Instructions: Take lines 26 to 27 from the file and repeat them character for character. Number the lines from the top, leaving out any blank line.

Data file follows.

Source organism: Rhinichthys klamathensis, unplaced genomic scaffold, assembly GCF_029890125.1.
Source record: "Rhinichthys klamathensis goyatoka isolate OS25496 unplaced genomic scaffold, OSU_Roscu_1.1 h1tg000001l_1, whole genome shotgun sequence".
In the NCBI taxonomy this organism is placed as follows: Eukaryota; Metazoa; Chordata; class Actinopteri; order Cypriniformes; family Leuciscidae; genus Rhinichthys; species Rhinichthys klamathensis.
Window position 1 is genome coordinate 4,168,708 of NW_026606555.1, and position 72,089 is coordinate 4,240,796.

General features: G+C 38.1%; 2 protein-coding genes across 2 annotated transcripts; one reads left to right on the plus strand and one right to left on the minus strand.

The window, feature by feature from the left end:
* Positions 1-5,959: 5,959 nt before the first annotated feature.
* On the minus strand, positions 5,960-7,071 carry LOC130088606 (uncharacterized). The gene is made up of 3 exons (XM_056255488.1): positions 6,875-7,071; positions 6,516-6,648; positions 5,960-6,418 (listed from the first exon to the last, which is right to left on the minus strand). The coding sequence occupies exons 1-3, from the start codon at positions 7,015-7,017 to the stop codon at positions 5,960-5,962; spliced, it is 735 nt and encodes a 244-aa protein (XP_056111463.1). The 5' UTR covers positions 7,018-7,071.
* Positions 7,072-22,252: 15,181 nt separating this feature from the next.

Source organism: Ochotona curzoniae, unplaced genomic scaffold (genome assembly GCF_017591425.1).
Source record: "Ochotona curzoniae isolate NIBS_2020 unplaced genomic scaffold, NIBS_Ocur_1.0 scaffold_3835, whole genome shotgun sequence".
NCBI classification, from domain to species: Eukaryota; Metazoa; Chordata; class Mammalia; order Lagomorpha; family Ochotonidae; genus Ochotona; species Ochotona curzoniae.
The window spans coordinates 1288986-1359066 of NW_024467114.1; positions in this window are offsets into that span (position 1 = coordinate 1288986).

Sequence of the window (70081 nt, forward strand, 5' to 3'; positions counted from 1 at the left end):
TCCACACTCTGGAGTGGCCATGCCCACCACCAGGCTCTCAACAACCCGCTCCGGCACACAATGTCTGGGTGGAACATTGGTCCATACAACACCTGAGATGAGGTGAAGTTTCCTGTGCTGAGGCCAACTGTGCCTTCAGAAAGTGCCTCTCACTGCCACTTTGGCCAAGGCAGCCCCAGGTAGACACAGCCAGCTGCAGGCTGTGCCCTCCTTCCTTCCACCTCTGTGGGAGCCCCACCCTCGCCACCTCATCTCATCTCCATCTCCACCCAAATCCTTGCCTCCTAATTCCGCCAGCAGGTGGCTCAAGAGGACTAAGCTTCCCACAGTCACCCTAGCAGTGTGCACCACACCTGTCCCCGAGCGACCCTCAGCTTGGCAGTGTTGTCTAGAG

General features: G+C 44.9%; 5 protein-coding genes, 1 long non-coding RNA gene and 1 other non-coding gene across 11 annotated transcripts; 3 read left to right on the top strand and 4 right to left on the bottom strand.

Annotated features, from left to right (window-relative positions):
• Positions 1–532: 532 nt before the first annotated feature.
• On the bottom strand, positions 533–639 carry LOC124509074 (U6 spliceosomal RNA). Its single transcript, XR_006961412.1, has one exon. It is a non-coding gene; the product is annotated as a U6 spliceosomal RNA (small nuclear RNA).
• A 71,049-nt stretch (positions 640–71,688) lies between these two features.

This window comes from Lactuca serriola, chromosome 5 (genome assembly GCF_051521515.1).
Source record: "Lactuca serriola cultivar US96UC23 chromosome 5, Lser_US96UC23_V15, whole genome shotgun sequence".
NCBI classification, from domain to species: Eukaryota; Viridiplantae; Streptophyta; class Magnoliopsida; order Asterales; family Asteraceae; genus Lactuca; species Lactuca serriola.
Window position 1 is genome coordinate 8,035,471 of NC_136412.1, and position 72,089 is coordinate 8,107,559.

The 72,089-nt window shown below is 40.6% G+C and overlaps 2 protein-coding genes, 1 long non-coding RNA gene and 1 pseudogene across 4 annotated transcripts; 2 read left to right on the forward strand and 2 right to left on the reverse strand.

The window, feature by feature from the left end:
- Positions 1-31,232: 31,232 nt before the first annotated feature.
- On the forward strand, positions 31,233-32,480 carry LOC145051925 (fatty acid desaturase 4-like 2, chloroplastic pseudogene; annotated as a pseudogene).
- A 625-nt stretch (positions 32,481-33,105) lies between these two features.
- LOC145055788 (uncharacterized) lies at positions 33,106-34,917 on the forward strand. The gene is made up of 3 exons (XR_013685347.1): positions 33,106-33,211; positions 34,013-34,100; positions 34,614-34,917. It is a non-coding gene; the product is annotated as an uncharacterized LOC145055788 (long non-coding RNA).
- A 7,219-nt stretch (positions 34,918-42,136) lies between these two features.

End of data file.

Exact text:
The window, feature by feature from the left end:
- Positions 1-31,232: 31,232 nt before the first annotated feature.